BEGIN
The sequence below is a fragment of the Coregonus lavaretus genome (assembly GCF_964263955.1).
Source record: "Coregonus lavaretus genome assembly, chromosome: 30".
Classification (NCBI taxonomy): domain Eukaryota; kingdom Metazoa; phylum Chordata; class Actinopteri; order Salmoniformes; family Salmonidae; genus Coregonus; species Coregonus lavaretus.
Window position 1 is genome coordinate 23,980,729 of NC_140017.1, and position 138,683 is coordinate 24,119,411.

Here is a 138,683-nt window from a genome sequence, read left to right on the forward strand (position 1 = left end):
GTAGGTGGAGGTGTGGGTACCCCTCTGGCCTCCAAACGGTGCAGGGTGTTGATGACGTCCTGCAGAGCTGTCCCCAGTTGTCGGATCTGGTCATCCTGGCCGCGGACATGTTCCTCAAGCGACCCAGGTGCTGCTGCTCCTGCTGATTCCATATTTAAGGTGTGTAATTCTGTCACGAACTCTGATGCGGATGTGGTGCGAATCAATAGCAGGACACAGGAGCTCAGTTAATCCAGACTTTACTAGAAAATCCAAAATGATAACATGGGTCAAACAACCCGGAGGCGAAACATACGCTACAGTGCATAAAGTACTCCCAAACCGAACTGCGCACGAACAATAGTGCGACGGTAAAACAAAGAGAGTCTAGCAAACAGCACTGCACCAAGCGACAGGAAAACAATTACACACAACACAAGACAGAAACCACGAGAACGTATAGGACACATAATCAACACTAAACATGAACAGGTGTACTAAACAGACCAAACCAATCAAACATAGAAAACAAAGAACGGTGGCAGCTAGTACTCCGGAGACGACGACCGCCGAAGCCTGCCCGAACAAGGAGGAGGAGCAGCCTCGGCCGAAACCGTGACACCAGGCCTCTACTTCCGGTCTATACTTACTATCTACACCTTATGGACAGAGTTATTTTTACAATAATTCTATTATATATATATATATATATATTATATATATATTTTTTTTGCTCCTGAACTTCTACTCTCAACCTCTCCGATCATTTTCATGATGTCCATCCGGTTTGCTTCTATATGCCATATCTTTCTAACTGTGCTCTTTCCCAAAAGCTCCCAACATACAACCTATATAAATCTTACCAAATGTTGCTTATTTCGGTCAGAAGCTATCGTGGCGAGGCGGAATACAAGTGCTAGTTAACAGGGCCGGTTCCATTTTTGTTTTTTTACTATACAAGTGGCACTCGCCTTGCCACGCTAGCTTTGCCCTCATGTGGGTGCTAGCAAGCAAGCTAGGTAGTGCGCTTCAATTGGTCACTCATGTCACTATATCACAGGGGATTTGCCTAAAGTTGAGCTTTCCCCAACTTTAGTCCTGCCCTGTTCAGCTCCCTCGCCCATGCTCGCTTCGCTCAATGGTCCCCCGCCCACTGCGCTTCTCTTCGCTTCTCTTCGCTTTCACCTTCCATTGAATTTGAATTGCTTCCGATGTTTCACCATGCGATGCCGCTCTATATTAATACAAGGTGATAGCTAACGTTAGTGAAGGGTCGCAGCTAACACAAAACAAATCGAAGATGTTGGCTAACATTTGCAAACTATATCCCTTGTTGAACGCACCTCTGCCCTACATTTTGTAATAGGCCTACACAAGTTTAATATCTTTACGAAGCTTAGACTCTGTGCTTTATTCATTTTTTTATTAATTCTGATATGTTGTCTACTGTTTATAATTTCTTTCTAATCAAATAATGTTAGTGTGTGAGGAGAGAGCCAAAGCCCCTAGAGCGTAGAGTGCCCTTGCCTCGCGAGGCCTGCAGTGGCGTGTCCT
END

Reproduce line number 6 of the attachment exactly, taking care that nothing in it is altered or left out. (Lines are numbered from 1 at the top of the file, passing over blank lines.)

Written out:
GTAGGTGGAGGTGTGGGTACCCCTCTGGCCTCCAAACGGTGCAGGGTGTTGATGACGTCCTGCAGAGCTGTCCCCAGTTGTCGGATCTGGTCATCCTGGCCGCGGACATGTTCCTCAAGCGACCCAGGTGCTGCTGCTCCTGCTGATTCCATATTTAAGGTGTGTAATTCTGTCACGAACTCTGATGCGGATGTGGTGCGAATCAATAGCAGGACACAGGAGCTCAGTTAATCCAGACTTTACTAGAAAATCCAAAATGATAACATGGGTCAAACAACCCGGAGGCGAAACATACGCTACAGTGCATAAAGTACTCCCAAACCGAACTGCGCACGAACAATAGTGCGACGGTAAAACAAAGAGAGTCTAGCAAACAGCACTGCACCAAGCGACAGGAAAACAATTACACACAACACAAGACAGAAACCACGAGAACGTATAGGACACATAATCAACACTAAACATGAACAGGTGTACTAAACAGACCAAACCAATCAAACATAGAAAACAAAGAACGGTGGCAGCTAGTACTCCGGAGACGACGACCGCCGAAGCCTGCCCGAACAAGGAGGAGGAGCAGCCTCGGCCGAAACCGTGACACCAGGCCTCTACTTCCGGTCTATACTTACTATCTACACCTTATGGACAGAGTTATTTTTACAATAATTCTATTATATATATATATATATATATTATATATATATTTTTTTTGCTCCTGAACTTCTACTCTCAACCTCTCCGATCATTTTCATGATGTCCATCCGGTTTGCTTCTATATGCCATATCTTTCTAACTGTGCTCTTTCCCAAAAGCTCCCAACATACAACCTATATAAATCTTACCAAATGTTGCTTATTTCGGTCAGAAGCTATCGTGGCGAGGCGGAATACAAGTGCTAGTTAACAGGGCCGGTTCCATTTTTGTTTTTTTACTATACAAGTGGCACTCGCCTTGCCACGCTAGCTTTGCCCTCATGTGGGTGCTAGCAAGCAAGCTAGGTAGTGCGCTTCAATTGGTCACTCATGTCACTATATCACAGGGGATTTGCCTAAAGTTGAGCTTTCCCCAACTTTAGTCCTGCCCTGTTCAGCTCCCTCGCCCATGCTCGCTTCGCTCAATGGTCCCCCGCCCACTGCGCTTCTCTTCGCTTCTCTTCGCTTTCACCTTCCATTGAATTTGAATTGCTTCCGATGTTTCACCATGCGATGCCGCTCTATATTAATACAAGGTGATAGCTAACGTTAGTGAAGGGTCGCAGCTAACACAAAACAAATCGAAGATGTTGGCTAACATTTGCAAACTATATCCCTTGTTGAACGCACCTCTGCCCTACATTTTGTAATAGGCCTACACAAGTTTAATATCTTTACGAAGCTTAGACTCTGTGCTTTATTCATTTTTTTATTAATTCTGATATGTTGTCTACTGTTTATAATTTCTTTCTAATCAAATAATGTTAGTGTGTGAGGAGAGAGCCAAAGCCCCTAGAGCGTAGAGTGCCCTTGCCTCGCGAGGCCTGCAGTGGCGTGTCCT